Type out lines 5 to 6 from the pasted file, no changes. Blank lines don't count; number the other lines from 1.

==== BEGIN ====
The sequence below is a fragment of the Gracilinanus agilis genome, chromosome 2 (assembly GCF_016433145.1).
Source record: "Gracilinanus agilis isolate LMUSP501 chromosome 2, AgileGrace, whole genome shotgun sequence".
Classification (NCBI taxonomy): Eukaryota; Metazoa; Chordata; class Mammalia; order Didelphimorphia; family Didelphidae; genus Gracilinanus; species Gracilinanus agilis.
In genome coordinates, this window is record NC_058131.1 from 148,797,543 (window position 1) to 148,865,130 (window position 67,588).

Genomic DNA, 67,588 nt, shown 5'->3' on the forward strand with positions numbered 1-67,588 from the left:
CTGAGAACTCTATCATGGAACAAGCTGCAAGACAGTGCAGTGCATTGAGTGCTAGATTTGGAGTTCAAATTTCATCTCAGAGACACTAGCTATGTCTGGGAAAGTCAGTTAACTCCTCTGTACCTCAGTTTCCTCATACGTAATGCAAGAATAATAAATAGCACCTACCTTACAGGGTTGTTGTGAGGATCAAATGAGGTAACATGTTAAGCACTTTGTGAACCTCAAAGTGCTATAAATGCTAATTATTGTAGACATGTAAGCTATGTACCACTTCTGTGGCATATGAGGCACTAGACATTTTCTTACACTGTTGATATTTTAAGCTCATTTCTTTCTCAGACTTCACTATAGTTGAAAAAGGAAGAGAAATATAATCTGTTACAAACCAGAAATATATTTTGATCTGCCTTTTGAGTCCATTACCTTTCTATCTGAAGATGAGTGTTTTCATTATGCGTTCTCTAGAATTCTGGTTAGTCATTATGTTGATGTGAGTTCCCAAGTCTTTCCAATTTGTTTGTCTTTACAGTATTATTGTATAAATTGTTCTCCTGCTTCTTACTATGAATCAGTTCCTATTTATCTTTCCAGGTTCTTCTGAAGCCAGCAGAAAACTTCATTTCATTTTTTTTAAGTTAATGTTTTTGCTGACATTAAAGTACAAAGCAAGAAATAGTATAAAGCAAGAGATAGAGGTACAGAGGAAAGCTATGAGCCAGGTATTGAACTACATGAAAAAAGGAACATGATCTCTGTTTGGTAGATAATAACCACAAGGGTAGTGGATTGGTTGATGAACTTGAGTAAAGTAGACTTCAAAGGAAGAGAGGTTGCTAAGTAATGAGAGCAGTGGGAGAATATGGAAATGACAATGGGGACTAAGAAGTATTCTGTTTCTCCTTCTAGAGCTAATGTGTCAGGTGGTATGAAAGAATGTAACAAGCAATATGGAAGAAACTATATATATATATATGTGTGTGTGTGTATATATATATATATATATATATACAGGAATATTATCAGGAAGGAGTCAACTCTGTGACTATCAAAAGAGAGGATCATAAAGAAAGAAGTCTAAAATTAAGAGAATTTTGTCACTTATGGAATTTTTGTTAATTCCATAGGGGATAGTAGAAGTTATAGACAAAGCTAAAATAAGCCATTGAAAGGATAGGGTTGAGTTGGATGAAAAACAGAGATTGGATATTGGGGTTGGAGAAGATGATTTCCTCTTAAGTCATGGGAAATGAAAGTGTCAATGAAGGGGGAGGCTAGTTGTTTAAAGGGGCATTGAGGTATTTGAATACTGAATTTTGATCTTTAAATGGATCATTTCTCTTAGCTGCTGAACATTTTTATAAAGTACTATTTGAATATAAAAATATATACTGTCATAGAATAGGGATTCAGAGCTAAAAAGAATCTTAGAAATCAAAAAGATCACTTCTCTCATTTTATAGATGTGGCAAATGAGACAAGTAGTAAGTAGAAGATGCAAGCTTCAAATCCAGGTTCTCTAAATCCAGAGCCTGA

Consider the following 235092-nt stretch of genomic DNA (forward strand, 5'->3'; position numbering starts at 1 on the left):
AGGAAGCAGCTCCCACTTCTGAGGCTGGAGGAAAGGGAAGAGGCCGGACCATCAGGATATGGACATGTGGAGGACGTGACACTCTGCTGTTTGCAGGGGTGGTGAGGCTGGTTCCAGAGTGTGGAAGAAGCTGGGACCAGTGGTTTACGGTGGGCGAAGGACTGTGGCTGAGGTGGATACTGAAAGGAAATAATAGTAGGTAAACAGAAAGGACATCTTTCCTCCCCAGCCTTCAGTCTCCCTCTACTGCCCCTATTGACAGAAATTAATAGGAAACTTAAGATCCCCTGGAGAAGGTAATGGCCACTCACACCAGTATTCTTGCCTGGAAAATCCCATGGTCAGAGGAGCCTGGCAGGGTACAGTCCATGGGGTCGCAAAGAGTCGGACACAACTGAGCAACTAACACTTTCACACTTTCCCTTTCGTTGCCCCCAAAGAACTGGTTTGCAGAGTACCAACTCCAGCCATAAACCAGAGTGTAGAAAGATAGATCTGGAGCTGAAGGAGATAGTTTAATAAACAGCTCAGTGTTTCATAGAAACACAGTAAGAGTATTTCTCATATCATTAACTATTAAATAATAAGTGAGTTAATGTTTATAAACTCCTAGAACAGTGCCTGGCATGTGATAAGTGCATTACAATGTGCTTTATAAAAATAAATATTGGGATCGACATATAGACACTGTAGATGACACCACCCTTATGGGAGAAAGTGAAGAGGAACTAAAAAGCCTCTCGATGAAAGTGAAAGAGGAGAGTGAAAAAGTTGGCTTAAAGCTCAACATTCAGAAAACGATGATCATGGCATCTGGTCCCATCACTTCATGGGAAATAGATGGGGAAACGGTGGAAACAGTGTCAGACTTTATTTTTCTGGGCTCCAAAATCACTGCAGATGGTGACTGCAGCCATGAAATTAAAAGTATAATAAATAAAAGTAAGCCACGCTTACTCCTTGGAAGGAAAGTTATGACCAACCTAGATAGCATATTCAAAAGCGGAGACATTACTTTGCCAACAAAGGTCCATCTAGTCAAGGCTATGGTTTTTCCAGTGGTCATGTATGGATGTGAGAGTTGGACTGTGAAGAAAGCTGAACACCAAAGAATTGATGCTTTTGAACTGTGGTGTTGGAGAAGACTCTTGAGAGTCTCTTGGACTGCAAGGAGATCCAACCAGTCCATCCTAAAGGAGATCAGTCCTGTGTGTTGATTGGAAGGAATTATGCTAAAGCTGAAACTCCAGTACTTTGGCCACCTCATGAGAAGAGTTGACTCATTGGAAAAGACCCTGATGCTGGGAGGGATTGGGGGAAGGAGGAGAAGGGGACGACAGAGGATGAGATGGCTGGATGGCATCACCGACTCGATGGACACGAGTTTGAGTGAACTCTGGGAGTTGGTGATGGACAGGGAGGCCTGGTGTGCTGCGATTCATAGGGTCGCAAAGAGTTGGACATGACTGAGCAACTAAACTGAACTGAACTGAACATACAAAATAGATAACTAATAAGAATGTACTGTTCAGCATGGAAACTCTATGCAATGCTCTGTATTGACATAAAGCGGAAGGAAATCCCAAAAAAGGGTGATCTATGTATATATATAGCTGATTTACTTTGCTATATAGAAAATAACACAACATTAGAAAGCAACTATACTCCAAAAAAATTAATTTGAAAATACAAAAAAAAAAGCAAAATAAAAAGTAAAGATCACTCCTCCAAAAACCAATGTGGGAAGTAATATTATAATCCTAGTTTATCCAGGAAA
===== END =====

Genomic DNA, 67,588 nt, shown 5'->3' on the forward strand with positions numbered 1-67,588 from the left:
CTGAGAACTCTATCATGGAACAAGCTGCAAGACAGTGCAGTGCATTGAGTGCTAGATTTGGAGTTCAAATTTCATCTCAGAGACACTAGCTATGTCTGGGAAAGTCAGTTAACTCCTCTGTACCTCAGTTTCCTCATACGTAATGCAAGAATAATAAATAGCACCTACCTTACAGGGTTGTTGTGAGGATCAAATGAGGTAACATGTTAAGCACTTTGTGAACCTCAAAGTGCTATAAATGCTAATTATTGTAGACATGTAAGCTATGTACCACTTCTGTGGCATATGAGGCACTAGACATTTTCTTACACTGTTGATATTTTAAGCTCATTTCTTTCTCAGACTTCACTATAGTTGAAAAAGGAAGAGAAATATAATCTGTTACAAACCAGAAATATATTTTGATCTGCCTTTTGAGTCCATTACCTTTCTATCTGAAGATGAGTGTTTTCATTATGCGTTCTCTAGAATTCTGGTTAGTCATTATGTTGATGTGAGTTCCCAAGTCTTTCCAATTTGTTTGTCTTTACAGTATTATTGTATAAATTGTTCTCCTGCTTCTTACTATGAATCAGTTCCTATTTATCTTTCCAGGTTCTTCTGAAGCCAGCAGAAAACTTCATTTCATTTTTTTTAAGTTAATGTTTTTGCTGACATTAAAGTACAAAGCAAGAAATAGTATAAAGCAAGAGATAGAGGTACAGAGGAAAGCTATGAGCCAGGTATTGAACTACATGAAAAAAGGAACATGATCTCTGTTTGGTAGATAATAACCACAAGGGTAGTGGATTGGTTGATGAACTTGAGTAAAGTAGACTTCAAAGGAAGAGAGGTTGCTAAGTAATGAGAGCAGTGGGAGAATATGGAAATGACAATGGGGACTAAGAAGTATTCTGTTTCTCCTTCTAGAGCTAATGTGTCAGGTGGTATGAAAGAATGTAACAAGCAATATGGAAGAAACTATATATATATATATGTGTGTGTGTGTATATATATATATATATATATATACAGGAATATTATCAGGAAGGAGTCAACTCTGTGACTATCAAAAGAGAGGATCATAAAGAAAGAAGTCTAAAATTAAGAGAATTTTGTCACTTATGGAATTTTTGTTAATTCCATAGGGGATAGTAGAAGTTATAGACAAAGCTAAAATAAGCCATTGAAAGGATAGGGTTGAGTTGGATGAAAAACAGAGATTGGATATTGGGGTTGGAGAAGATGATTTCCTCTTAAGTCATGGGAAATGAAAGTGTCAATGAAGGGGGAGGCTAGTTGTTTAAAGGGGCATTGAGGTATTTGAATACTGAATTTTGATCTTTAAATGGATCATTTCTCTTAGCTGCTGAACATTTTTATAAAGTACTATTTGAATATAAAAATATATACTGTCATAGAATAGGGATTCAGAGCTAAAAAGAATCTTAGAAATCAAAAAGATCACTTCTCTCATTTTATAGATGTGGCAAATGAGACAAGTAGTAAGTAGAAGATGCAAGCTTCAAATCCAGGTTCTCTAAATCCAGAGCCTGA